• 60. Reusing Yard Waste
    • If you cut grass or rake leaves, you can compost these items instead of putting them into the trash.
    • Composting means piling yard wastes where they can decompose gradually.
    3 Conserving Resources
    • Decomposed material provides needed nutrients for your garden or flower bed.
  • 61. Recycling Materials
    • Using materials again is called recycling .
    • Paper makes up about 40 percent of the mass of trash.
    3 Conserving Resources
    • Americans throw away a large amount of paper each year.
  • 62. Recycling Materials 3 Conserving Resources
    • People in the United States throw away enough office and writing paper each year
    to build a wall 3.6 m high stretching from New York City to Los Angeles.
  • 63. Recycling Materials 3 Conserving Resources
    • Recycling this paper would use 58 percent less water and generate 74 percent less air pollution than producing new paper from trees.
  • 64. Recycling Materials
    • Companies can recover part of the cost of many materials by recycling the waste.
    3 Conserving Resources
    • Some businesses use scrap materials such as steel to make new products.
    • These practices save money, benefit the environment, and reduce the amount of waste sent to landfills.
  • 65. Recycling Methods
    • Many states or cities have some form of recycling laws.
    3 Conserving Resources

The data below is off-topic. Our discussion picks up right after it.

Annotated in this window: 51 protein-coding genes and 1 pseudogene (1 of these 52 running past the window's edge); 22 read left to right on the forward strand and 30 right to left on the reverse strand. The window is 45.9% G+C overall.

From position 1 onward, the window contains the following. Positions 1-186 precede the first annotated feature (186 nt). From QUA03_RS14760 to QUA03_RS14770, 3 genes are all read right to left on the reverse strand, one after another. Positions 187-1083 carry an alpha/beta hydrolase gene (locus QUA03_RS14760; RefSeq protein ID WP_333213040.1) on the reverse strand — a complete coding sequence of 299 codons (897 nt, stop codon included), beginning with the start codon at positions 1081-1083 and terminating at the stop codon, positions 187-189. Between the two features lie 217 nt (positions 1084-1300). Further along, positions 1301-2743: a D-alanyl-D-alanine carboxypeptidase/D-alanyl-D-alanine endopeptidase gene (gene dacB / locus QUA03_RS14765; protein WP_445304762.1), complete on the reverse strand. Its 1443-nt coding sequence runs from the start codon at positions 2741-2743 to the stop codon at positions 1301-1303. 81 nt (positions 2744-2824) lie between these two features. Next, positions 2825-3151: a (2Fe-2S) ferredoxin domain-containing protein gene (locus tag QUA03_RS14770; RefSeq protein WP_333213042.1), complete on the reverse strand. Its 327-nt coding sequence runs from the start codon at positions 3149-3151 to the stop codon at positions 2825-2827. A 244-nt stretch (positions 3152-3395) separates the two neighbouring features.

• In some places people who recycle pay lower trash collection fees.
    • In other places a refundable deposit is made on all beverage containers.
  • 66. Recycling Methods
    • There are several disadvantages to recycling.
    3 Conserving Resources
    • More people and trucks are needed to haul materials separately from your trash.
    • The materials then must be separated at special facilities.
  • 67. Recycling Methods
    • In addition, demand for things made from recycled materials must exist, and items made from recycled materials often cost more.
    3 Conserving Resources
  • 68. The Population Outlook
    • It's unlikely that the population will begin to decline in the near future.
    3 Conserving Resources
    • To make up for this, resources must be used wisely.
    • Conserving resources by reducing, reusing, and recycling is an important way that you can make a difference.
  • 69. 3 Section Check Question 1 Piling yard wastes where they can decompose gradually is __________. A. composting B. mulching C. recycling D. reusing NC: 3.06, 3.08
  • 70. 3 Section Check Answer The answer is A. Composting can greatly reduce the amount of trash put in landfills. NC: 3.06, 3.08
  • 71. 3 Section Check Question 2 What is conservation? Answer Conservation is the careful use of earth materials to reduce damage to the environment. NC: 3.06, 3.08
  • 72. 3 Section Check Question 3 Using materials again is called __________. A. composting B. conservation C. preservation D. recycling NC: 3.06, 3.08
  • 73. 3 Section Check Answer The answer is D. Recycling has helped to decrease the amount of trash put into landfills. NC: 3.06, 3.08
  • 74. To advance to the next item or next page click on any of the following keys: mouse, space bar, enter, down or forward arrow. Click on this icon to return to the table of contents Click on this icon to return to the previous slide Click on this icon to move to the next slide Click on this icon to open the resources file. Help Click on this icon to go to the end of the presentation.
  • 75. End of Chapter Summary File